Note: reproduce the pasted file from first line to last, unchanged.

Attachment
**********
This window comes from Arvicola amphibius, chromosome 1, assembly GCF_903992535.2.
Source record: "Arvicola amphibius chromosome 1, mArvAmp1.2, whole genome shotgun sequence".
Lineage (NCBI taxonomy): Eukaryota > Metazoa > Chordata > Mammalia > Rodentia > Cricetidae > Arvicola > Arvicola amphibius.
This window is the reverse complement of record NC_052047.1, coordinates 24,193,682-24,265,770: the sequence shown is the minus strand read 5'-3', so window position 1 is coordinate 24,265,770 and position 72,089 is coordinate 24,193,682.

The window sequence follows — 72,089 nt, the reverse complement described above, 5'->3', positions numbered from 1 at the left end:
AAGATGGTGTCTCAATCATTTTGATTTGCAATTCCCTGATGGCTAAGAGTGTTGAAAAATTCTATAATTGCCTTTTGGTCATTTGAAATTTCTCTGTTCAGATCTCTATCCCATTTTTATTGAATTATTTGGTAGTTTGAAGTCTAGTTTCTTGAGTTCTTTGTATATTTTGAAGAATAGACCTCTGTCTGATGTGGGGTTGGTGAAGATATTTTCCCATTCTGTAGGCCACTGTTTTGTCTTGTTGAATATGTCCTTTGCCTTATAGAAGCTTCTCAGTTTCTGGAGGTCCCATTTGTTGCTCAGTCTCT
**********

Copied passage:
This window comes from Arvicola amphibius, chromosome 1, assembly GCF_903992535.2.
Source record: "Arvicola amphibius chromosome 1, mArvAmp1.2, whole genome shotgun sequence".
Lineage (NCBI taxonomy): Eukaryota > Metazoa > Chordata > Mammalia > Rodentia > Cricetidae > Arvicola > Arvicola amphibius.
This window is the reverse complement of record NC_052047.1, coordinates 24,193,682-24,265,770: the sequence shown is the minus strand read 5'-3', so window position 1 is coordinate 24,265,770 and position 72,089 is coordinate 24,193,682.

The window sequence follows — 72,089 nt, the reverse complement described above, 5'->3', positions numbered from 1 at the left end:
AAGATGGTGTCTCAATCATTTTGATTTGCAATTCCCTGATGGCTAAGAGTGTTGAAAAATTCTATAATTGCCTTTTGGTCATTTGAAATTTCTCTGTTCAGATCTCTATCCCATTTTTATTGAATTATTTGGTAGTTTGAAGTCTAGTTTCTTGAGTTCTTTGTATATTTTGAAGAATAGACCTCTGTCTGATGTGGGGTTGGTGAAGATATTTTCCCATTCTGTAGGCCACTGTTTTGTCTTGTTGAATATGTCCTTTGCCTTATAGAAGCTTCTCAGTTTCTGGAGGTCCCATTTGTTGCTCAGTCTCT